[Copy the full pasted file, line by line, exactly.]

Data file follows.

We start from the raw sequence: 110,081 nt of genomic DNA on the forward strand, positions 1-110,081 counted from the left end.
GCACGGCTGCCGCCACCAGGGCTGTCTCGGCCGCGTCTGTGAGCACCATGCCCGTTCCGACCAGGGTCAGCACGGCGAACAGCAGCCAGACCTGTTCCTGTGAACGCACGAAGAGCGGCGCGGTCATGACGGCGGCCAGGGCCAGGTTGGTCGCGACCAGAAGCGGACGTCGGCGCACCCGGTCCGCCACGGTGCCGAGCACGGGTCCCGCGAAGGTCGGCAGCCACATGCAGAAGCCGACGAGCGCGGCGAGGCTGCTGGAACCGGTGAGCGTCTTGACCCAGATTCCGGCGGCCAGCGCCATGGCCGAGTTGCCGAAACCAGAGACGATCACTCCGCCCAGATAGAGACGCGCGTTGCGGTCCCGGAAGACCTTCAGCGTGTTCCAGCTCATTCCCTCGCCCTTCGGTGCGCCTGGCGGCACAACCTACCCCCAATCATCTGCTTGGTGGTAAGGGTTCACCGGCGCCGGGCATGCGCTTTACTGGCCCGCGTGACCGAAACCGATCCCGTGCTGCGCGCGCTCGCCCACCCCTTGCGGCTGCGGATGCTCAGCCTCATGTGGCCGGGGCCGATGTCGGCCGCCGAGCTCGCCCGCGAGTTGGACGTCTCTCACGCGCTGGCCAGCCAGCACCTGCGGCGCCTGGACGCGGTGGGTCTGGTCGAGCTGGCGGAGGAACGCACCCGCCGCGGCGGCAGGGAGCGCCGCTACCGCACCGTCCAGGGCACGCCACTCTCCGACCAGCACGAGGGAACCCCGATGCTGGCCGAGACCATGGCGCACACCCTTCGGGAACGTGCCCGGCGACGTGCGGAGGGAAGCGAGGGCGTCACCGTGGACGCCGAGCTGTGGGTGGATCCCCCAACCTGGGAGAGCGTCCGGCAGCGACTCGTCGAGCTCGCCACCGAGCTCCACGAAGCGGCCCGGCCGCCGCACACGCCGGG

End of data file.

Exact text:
We start from the raw sequence: 110,081 nt of genomic DNA on the forward strand, positions 1-110,081 counted from the left end.
GCACGGCTGCCGCCACCAGGGCTGTCTCGGCCGCGTCTGTGAGCACCATGCCCGTTCCGACCAGGGTCAGCACGGCGAACAGCAGCCAGACCTGTTCCTGTGAACGCACGAAGAGCGGCGCGGTCATGACGGCGGCCAGGGCCAGGTTGGTCGCGACCAGAAGCGGACGTCGGCGCACCCGGTCCGCCACGGTGCCGAGCACGGGTCCCGCGAAGGTCGGCAGCCACATGCAGAAGCCGACGAGCGCGGCGAGGCTGCTGGAACCGGTGAGCGTCTTGACCCAGATTCCGGCGGCCAGCGCCATGGCCGAGTTGCCGAAACCAGAGACGATCACTCCGCCCAGATAGAGACGCGCGTTGCGGTCCCGGAAGACCTTCAGCGTGTTCCAGCTCATTCCCTCGCCCTTCGGTGCGCCTGGCGGCACAACCTACCCCCAATCATCTGCTTGGTGGTAAGGGTTCACCGGCGCCGGGCATGCGCTTTACTGGCCCGCGTGACCGAAACCGATCCCGTGCTGCGCGCGCTCGCCCACCCCTTGCGGCTGCGGATGCTCAGCCTCATGTGGCCGGGGCCGATGTCGGCCGCCGAGCTCGCCCGCGAGTTGGACGTCTCTCACGCGCTGGCCAGCCAGCACCTGCGGCGCCTGGACGCGGTGGGTCTGGTCGAGCTGGCGGAGGAACGCACCCGCCGCGGCGGCAGGGAGCGCCGCTACCGCACCGTCCAGGGCACGCCACTCTCCGACCAGCACGAGGGAACCCCGATGCTGGCCGAGACCATGGCGCACACCCTTCGGGAACGTGCCCGGCGACGTGCGGAGGGAAGCGAGGGCGTCACCGTGGACGCCGAGCTGTGGGTGGATCCCCCAACCTGGGAGAGCGTCCGGCAGCGACTCGTCGAGCTCGCCACCGAGCTCCACGAAGCGGCCCGGCCGCCGCACACGCCGGG